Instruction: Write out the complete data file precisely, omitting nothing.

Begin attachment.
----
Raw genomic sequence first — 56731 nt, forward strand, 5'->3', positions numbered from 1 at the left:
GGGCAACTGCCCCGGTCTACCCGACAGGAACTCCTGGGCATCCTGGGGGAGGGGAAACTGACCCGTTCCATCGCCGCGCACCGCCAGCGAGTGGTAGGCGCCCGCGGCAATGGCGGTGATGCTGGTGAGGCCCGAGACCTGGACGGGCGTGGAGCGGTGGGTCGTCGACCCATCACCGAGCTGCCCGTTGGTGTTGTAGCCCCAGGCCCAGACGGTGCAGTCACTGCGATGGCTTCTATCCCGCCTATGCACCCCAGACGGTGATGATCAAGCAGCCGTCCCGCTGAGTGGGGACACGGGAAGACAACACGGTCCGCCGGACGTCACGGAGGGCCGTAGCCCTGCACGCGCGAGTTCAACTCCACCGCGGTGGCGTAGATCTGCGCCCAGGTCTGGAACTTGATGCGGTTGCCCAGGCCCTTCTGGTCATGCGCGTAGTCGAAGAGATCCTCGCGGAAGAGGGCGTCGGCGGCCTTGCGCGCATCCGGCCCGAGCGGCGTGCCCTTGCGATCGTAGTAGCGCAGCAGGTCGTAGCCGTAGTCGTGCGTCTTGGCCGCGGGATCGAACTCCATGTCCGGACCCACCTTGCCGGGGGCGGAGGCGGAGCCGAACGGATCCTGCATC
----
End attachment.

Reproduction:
Raw genomic sequence first — 56731 nt, forward strand, 5'->3', positions numbered from 1 at the left:
GGGCAACTGCCCCGGTCTACCCGACAGGAACTCCTGGGCATCCTGGGGGAGGGGAAACTGACCCGTTCCATCGCCGCGCACCGCCAGCGAGTGGTAGGCGCCCGCGGCAATGGCGGTGATGCTGGTGAGGCCCGAGACCTGGACGGGCGTGGAGCGGTGGGTCGTCGACCCATCACCGAGCTGCCCGTTGGTGTTGTAGCCCCAGGCCCAGACGGTGCAGTCACTGCGATGGCTTCTATCCCGCCTATGCACCCCAGACGGTGATGATCAAGCAGCCGTCCCGCTGAGTGGGGACACGGGAAGACAACACGGTCCGCCGGACGTCACGGAGGGCCGTAGCCCTGCACGCGCGAGTTCAACTCCACCGCGGTGGCGTAGATCTGCGCCCAGGTCTGGAACTTGATGCGGTTGCCCAGGCCCTTCTGGTCATGCGCGTAGTCGAAGAGATCCTCGCGGAAGAGGGCGTCGGCGGCCTTGCGCGCATCCGGCCCGAGCGGCGTGCCCTTGCGATCGTAGTAGCGCAGCAGGTCGTAGCCGTAGTCGTGCGTCTTGGCCGCGGGATCGAACTCCATGTCCGGACCCACCTTGCCGGGGGCGGAGGCGGAGCCGAACGGATCCTGCATC